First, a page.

For Germany it’s the 67th time participating in the Eurovision Song Contest. Germany is one of the countries, which took part from the very beginning in 1956 until now, beside of one forced break in 1996.
Back in 1956, each country was allowed to submit two entries in the Eurovision Song Contest. Germany took advantage of this rule and entered both “Im Wartesaal Zum Grossen Glück” by Walter Andreas Schwarz and “So Geht Das Jede Nacht” by Freddy Quinn, both of which finished in second place. Interestingly, that year’s competition only had one winner, with all other participants coming in second place.
Moving forward to 1996, the Eurovision Song Contest introduced a pre-selection round to reduce the number of competing entries. In that year, Leon‘s song “Planet of Blue” failed to qualify for the final stage.
Germany has had a relatively successful run in Eurovision, having achieved six second places throughout the years. German entries have also performed well in the domestic charts, particularly during the 1970s and 1980s. However, it was in 1982 that a young girl named Nicole managed to capture the hearts of Europeans with a little song of peace called “Ein bisschen Frieden”. Many people believe that the song’s success was aided by the turbulent political climate of the time.
Germany had to wait for almost 30 years until another victory came in 2010, when Lena won with her unpretentious song called “Satellite”. The song gained high votes from all over Europe and became a number one hit in many European countries. Lena’s win was a great success for Germany after numerous attempts by German composers and songwriters, including Ralph Siegel, to bring the trophy back home. Both Nicole and Lena continue to be successful in the music industry.
Germany, along with France, Italy, Spain, and the United Kingdom, are part of the Big 5 countries in Eurovision. These countries are the largest financial contributors to the EBU, and therefore, they are automatically granted a place in the Grand Finals without having to go through the semi-finals like the other participating countries.
Ralph Siegel is considered to be one of the most successful German composers in Eurovision history, having written a significant number of German entries over the years. In addition to his work for Germany, Siegel has also composed songs for other countries such as Luxembourg, Montenegro, and San Marino. Despite facing criticism from some quarters, Siegel has remained committed to the Eurovision spirit over the course of several decades.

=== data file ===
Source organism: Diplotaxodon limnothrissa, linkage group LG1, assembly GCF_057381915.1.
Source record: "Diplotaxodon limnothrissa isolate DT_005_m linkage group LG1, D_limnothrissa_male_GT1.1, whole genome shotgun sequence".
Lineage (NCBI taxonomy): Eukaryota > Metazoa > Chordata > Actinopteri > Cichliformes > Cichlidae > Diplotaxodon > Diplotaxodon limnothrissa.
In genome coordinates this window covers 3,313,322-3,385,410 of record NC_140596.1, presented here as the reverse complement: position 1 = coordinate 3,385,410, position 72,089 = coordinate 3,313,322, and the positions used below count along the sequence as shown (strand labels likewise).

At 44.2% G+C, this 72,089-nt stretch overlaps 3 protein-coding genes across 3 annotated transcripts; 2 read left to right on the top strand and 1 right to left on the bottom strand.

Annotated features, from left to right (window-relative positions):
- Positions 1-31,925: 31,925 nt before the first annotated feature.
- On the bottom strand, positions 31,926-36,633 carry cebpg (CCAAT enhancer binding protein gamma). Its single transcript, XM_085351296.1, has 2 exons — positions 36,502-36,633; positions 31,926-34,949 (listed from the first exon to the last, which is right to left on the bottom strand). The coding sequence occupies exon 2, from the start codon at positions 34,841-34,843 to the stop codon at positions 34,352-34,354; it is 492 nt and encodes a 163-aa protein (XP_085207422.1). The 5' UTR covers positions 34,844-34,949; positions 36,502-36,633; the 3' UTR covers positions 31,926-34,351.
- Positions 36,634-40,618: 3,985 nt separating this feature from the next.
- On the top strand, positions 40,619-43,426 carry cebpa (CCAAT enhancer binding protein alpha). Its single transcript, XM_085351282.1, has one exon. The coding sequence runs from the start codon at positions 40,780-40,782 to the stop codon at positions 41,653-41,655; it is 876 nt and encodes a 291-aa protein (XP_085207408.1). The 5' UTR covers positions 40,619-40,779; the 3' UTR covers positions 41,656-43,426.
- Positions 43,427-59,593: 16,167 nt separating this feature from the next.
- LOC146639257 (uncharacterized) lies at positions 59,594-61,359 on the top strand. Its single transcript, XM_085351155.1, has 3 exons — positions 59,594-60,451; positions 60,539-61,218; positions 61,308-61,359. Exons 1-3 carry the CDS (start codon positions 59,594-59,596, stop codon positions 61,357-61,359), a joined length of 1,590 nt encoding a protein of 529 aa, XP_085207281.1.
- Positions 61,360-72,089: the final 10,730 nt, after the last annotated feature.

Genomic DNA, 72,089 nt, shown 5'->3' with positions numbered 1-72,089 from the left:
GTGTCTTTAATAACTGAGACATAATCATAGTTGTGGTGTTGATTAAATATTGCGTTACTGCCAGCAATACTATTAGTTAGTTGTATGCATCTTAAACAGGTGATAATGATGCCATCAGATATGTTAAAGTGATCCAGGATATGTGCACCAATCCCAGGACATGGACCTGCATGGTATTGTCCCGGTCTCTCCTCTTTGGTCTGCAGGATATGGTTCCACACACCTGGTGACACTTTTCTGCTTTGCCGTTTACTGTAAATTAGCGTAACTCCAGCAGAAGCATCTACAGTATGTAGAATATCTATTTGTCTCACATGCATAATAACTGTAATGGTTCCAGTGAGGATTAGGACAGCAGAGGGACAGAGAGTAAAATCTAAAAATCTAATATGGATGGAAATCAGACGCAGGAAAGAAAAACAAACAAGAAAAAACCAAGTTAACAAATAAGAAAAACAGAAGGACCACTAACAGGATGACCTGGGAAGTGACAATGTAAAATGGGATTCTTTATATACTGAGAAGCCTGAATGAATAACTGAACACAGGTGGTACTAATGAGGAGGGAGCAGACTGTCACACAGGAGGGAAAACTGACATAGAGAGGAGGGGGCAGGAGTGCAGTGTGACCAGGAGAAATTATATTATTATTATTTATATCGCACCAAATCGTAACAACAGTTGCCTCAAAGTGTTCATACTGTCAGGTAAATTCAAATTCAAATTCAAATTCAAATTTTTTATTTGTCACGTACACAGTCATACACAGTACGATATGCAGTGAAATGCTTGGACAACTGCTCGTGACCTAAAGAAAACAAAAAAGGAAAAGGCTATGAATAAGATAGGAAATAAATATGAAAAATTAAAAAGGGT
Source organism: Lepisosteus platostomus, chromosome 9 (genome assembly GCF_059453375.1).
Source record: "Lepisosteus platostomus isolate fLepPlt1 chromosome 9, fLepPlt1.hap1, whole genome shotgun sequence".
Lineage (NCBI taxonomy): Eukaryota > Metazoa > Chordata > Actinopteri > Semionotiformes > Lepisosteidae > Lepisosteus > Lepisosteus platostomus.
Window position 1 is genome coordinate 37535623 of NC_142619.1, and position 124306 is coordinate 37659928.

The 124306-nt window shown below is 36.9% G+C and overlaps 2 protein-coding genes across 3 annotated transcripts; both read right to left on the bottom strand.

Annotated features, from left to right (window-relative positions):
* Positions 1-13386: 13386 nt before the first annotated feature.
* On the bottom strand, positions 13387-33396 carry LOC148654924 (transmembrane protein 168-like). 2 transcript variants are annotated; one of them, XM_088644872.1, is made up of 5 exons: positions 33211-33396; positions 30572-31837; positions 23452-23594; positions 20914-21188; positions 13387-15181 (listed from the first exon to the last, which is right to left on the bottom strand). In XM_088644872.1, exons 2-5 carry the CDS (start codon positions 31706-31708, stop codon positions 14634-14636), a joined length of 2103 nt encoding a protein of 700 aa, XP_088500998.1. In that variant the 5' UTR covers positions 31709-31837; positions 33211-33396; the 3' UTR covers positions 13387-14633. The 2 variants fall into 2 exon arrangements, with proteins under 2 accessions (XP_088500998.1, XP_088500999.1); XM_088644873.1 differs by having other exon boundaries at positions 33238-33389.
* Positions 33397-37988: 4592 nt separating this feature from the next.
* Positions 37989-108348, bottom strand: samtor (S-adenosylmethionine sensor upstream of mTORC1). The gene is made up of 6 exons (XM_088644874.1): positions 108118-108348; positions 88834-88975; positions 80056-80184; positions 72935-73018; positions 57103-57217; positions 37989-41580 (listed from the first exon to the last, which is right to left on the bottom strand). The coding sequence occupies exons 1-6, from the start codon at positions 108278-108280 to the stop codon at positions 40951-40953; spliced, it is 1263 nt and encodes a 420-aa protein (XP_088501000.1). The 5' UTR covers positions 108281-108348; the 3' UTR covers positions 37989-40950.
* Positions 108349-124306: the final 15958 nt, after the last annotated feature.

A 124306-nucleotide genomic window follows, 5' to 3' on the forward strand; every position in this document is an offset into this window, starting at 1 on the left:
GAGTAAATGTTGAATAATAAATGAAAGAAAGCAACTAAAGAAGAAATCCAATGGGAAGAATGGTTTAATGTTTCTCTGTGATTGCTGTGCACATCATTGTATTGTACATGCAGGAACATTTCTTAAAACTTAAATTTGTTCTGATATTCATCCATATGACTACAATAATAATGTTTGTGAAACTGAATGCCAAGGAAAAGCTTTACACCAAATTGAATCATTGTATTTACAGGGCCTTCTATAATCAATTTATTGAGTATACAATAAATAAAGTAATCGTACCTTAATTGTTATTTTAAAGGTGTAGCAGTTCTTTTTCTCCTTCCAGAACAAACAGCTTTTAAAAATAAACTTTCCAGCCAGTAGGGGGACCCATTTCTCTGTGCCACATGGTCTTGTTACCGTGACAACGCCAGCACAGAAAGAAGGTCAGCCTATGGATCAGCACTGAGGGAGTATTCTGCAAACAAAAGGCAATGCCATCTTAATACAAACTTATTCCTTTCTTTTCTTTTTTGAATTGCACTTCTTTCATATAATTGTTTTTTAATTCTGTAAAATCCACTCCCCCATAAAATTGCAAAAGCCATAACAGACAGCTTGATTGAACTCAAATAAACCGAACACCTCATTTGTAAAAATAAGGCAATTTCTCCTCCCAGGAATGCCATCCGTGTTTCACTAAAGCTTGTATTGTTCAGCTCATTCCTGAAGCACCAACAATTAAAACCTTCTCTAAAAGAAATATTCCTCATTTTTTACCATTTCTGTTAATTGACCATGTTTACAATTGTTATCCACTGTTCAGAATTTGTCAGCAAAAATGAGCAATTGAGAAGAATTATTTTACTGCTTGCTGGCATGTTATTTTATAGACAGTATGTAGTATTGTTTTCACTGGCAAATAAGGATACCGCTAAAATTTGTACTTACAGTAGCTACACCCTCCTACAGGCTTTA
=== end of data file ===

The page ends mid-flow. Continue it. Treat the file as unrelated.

The general interest in the Eurovision Song Contest varies from year to year in Germany. However, there was a surge in interest after Guildo Horn’s “Guildo hat Euch lieb” finished 7th in 1998. This entry created a real “Eurovision-fever” across the country. Popular German TV celebrity Stefan Raab played a big role in this as well. He even participated in the contest himself with the song “Wadde Hadde Dudde Da” in Stockholm 2000 and managed to finish in 5th place.
In 2011, Germany had the privilege of hosting the Eurovision Song Contest for the second time in 28 years. Following Munich in 1983, Dusseldorf was chosen as the host city. The German people demonstrated their love and enthusiasm for the ESC and also showcased their latest stage technology at the Esprit Arena in Dusseldorf. The event proved to be a major success for the city, the ESC, and ultimately, for the positive portrayal of Germany as a country passionate about Eurovision.
Regrettably, luck has not been on Germany’s side in recent years when it comes to the Eurovision Song Contest, with the exception of 2018 when Michael Schulte achieved an impressive 4th place in Lisbon with his song “You Let Me Walk Alone”. However, all other German entries since 2013 have consistently ranked near the bottom of the scoreboard.
1st place, Lena with “Satellite” (Oslo 2010)
2nd place, Wind with “Laß Die Sonne In Dein Herz” (Brussels 1987)
2nd place, Katja Ebstein with ”Theater” (The Hague 1980)
- Debut: 1956
- Participations: 66
- Victories: 2
- Finals: 66
- Top 10: 37
- Chances to reach the Top 10: 56%
- Last place: 8
Lale Andersen with “Einmal Sehen Wir Uns Wieder”, Rank 13 (Cannes 1961)
Silver Convention with “Telegram”, Rank 8 (London 1977)
Ingrid Peters with “Über Die Brücke Geh’n”, Rank 8 (Bergen 1986)